Socialist Worker

Detention centres breed despair behind the bars

As Yarl’s Wood is mired in an abuse scandal, Ken Olende looks at the scale of detention centres in Britain and what life is like for people locked inside them

Issue No. 2379

Britain has one of the largest networks of immigration detention facilities in Europe. 

The Migration Observatory at Oxford University said, “Over the past three years there have been between 2,000 and 3,000 migrants detained at any given time”.

Nearly 30,000 migrants are held at some point each year. But purpose built centres have only existed since Tinsley House was built in 1996.

A government inspection of Brook House, near Gatwick airport, earlier this year claimed that conditions were generally positive.

But the report makes frightening reading. “There was considerable frustration and despair in the centre, and this was reflected in the high number of self-harm incidents,” it said.

It casually comments, “Some detainees were unable to seek legal advice before they were removed.”

This may seem unimportant to the government as it implies that all legal avenues have been exhausted. 

But that is not the reality for people in detention.

An inspection report on Yarl’s Wood in Buckinghamshire this year stated, “In the six months before the inspection 867 detainees had been removed, 1,188 released and 198 transferred to other detention establishments.”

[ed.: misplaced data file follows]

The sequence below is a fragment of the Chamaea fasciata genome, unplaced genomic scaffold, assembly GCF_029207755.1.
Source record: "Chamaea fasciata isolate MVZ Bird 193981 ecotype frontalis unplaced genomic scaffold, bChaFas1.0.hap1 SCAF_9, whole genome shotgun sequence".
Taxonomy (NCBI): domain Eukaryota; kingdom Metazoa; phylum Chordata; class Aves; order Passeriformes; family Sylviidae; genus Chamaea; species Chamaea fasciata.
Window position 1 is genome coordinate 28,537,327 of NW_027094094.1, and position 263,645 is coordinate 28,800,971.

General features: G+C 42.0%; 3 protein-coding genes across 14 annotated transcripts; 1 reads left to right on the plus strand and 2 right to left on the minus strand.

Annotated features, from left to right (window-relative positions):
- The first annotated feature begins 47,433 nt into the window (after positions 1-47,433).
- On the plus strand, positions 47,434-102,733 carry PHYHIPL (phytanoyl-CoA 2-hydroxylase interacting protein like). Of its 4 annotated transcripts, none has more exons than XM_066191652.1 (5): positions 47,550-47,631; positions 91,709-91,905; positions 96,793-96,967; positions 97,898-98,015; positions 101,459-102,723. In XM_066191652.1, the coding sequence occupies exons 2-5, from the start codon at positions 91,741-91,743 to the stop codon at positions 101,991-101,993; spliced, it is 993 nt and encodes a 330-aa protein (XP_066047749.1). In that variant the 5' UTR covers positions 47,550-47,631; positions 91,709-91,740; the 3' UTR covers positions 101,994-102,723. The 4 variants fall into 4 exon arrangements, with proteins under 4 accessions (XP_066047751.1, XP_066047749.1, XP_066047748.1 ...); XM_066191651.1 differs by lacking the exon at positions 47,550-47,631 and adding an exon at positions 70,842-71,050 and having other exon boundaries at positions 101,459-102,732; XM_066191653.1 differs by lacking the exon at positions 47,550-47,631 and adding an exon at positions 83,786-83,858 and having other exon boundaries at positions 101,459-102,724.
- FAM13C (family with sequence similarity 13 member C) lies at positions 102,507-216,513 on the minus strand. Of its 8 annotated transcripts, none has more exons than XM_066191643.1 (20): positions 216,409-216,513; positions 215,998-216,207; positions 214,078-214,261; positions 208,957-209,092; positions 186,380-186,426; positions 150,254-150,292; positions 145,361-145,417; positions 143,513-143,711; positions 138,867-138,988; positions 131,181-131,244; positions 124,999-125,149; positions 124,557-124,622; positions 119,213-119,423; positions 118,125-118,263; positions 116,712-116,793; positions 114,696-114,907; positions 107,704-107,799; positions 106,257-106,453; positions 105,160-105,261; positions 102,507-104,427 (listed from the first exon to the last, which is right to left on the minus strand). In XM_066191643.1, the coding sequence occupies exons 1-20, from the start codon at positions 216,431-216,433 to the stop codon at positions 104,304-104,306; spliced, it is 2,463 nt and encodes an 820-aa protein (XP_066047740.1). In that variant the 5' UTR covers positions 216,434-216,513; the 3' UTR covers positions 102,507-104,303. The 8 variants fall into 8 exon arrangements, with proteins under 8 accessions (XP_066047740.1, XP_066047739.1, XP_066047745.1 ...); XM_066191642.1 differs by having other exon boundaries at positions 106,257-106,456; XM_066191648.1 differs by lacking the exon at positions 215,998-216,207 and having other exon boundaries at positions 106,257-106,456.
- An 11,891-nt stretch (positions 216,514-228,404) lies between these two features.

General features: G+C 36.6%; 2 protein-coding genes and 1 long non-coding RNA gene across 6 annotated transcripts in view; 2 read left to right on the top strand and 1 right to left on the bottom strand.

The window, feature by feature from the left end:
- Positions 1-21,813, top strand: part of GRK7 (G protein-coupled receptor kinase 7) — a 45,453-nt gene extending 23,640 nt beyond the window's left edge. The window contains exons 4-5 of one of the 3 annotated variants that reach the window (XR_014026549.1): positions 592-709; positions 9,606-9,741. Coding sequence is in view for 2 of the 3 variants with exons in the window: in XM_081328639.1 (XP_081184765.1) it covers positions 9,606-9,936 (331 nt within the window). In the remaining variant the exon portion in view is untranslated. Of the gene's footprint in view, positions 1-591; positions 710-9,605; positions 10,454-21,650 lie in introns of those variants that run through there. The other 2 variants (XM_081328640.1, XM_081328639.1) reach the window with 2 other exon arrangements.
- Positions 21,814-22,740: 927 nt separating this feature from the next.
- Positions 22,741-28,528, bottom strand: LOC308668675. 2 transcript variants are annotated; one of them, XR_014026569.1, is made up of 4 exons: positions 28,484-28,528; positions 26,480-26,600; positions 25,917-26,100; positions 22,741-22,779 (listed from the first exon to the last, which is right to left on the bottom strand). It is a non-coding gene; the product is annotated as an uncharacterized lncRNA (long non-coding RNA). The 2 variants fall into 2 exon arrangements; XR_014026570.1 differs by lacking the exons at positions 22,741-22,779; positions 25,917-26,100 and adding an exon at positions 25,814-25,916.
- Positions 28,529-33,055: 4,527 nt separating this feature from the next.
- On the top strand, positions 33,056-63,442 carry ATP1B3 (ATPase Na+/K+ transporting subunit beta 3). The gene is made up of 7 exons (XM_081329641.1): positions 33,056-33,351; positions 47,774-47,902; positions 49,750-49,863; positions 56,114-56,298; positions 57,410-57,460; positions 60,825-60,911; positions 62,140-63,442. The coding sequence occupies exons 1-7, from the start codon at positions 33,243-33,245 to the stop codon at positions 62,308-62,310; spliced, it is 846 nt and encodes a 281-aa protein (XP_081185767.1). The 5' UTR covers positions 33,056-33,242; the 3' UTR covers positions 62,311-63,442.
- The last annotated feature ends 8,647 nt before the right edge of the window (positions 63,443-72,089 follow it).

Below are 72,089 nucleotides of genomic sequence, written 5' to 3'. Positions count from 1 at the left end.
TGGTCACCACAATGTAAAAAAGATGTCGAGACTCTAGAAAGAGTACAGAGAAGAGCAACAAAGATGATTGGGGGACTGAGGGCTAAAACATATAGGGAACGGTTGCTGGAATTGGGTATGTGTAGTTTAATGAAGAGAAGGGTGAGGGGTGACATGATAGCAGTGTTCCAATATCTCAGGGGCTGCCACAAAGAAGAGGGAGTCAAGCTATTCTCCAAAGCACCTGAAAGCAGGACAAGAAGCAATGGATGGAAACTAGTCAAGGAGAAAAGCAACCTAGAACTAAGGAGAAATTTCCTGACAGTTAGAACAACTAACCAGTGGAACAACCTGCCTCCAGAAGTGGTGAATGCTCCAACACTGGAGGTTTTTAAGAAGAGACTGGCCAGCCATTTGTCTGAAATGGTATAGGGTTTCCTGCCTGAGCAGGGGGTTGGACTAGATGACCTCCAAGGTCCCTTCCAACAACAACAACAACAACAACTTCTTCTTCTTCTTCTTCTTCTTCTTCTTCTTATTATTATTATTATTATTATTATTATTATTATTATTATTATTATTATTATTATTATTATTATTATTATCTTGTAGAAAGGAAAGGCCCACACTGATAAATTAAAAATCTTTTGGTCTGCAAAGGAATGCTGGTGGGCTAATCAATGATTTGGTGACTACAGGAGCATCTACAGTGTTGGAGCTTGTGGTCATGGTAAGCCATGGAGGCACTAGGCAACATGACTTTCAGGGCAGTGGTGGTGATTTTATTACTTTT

So it is not a simple matter of arrival and removal. 

Why are detainees treated as an administrative problem? An Algerian detainee spoke to Socialist Worker after a riot at Harmondsworth detention centre in 2006.

“The detention centres are full of poor people,” she said. “Who cares about us? They think we are criminals.”

A recent inspection report into Yarl’s Wood exposes why detainees shouldn’t be there. 

It states, “None of those held at Yarl’s Wood were there because they had been charged with an offence or had been detained through normal judicial circumstances. 

“Many may have experienced victimisation before they were detained, for example by traffickers or in abusive relationships.”

It seems that even on the UK Borders Agency’s own terms the level of detention is excessive.

The report raised another concern. “Several mentally ill women had recently been detained before being sectioned and released,” it said. 

“The exceptional circumstances justifying detention of pregnant women were also unclear.”

It also refers to the recent scandal of sexual abuse. 

“We were concerned to find that two staff had engaged in sexual activity with a female detainee,” it said.

The report said this is “something that can never be less than abusive given the vulnerability of the detained population, and these staff had rightly been dismissed”.

After the report was published, the authorities tried to deport the main witness to the abuse.


 Persecuted by politicians

The panic over asylum seekers and illegal immigration is relatively recent. 

The first purpose-built detention centre, Tinsley House near Gatwick airport, opened in 1996.